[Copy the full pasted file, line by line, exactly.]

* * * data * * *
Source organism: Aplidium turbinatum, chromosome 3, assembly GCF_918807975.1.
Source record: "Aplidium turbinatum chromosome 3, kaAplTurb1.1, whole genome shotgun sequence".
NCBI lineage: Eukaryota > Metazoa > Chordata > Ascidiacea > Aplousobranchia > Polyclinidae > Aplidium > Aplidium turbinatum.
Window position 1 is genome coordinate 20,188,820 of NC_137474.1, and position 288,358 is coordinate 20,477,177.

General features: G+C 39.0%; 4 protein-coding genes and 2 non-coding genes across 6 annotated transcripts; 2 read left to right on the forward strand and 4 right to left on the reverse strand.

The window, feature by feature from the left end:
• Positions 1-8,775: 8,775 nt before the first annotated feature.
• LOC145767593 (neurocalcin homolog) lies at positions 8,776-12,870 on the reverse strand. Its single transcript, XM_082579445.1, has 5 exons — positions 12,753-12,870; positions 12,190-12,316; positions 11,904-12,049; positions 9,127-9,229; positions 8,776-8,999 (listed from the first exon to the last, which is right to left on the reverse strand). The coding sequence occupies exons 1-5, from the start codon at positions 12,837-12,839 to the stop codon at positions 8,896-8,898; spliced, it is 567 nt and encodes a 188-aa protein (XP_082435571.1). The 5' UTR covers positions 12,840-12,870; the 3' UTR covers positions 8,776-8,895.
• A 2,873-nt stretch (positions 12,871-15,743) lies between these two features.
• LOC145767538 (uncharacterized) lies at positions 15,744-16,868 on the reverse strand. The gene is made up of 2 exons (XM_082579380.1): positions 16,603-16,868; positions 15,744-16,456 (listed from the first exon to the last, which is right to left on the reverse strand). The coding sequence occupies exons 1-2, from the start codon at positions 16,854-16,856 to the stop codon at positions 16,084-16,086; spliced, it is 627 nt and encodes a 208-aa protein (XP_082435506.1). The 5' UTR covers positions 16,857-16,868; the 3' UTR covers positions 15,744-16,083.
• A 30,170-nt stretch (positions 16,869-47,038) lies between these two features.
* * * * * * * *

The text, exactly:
Source organism: Aplidium turbinatum, chromosome 3, assembly GCF_918807975.1.
Source record: "Aplidium turbinatum chromosome 3, kaAplTurb1.1, whole genome shotgun sequence".
NCBI lineage: Eukaryota > Metazoa > Chordata > Ascidiacea > Aplousobranchia > Polyclinidae > Aplidium > Aplidium turbinatum.
Window position 1 is genome coordinate 20,188,820 of NC_137474.1, and position 288,358 is coordinate 20,477,177.

General features: G+C 39.0%; 4 protein-coding genes and 2 non-coding genes across 6 annotated transcripts; 2 read left to right on the forward strand and 4 right to left on the reverse strand.

The window, feature by feature from the left end:
• Positions 1-8,775: 8,775 nt before the first annotated feature.
• LOC145767593 (neurocalcin homolog) lies at positions 8,776-12,870 on the reverse strand. Its single transcript, XM_082579445.1, has 5 exons — positions 12,753-12,870; positions 12,190-12,316; positions 11,904-12,049; positions 9,127-9,229; positions 8,776-8,999 (listed from the first exon to the last, which is right to left on the reverse strand). The coding sequence occupies exons 1-5, from the start codon at positions 12,837-12,839 to the stop codon at positions 8,896-8,898; spliced, it is 567 nt and encodes a 188-aa protein (XP_082435571.1). The 5' UTR covers positions 12,840-12,870; the 3' UTR covers positions 8,776-8,895.
• A 2,873-nt stretch (positions 12,871-15,743) lies between these two features.
• LOC145767538 (uncharacterized) lies at positions 15,744-16,868 on the reverse strand. The gene is made up of 2 exons (XM_082579380.1): positions 16,603-16,868; positions 15,744-16,456 (listed from the first exon to the last, which is right to left on the reverse strand). The coding sequence occupies exons 1-2, from the start codon at positions 16,854-16,856 to the stop codon at positions 16,084-16,086; spliced, it is 627 nt and encodes a 208-aa protein (XP_082435506.1). The 5' UTR covers positions 16,857-16,868; the 3' UTR covers positions 15,744-16,083.
• A 30,170-nt stretch (positions 16,869-47,038) lies between these two features.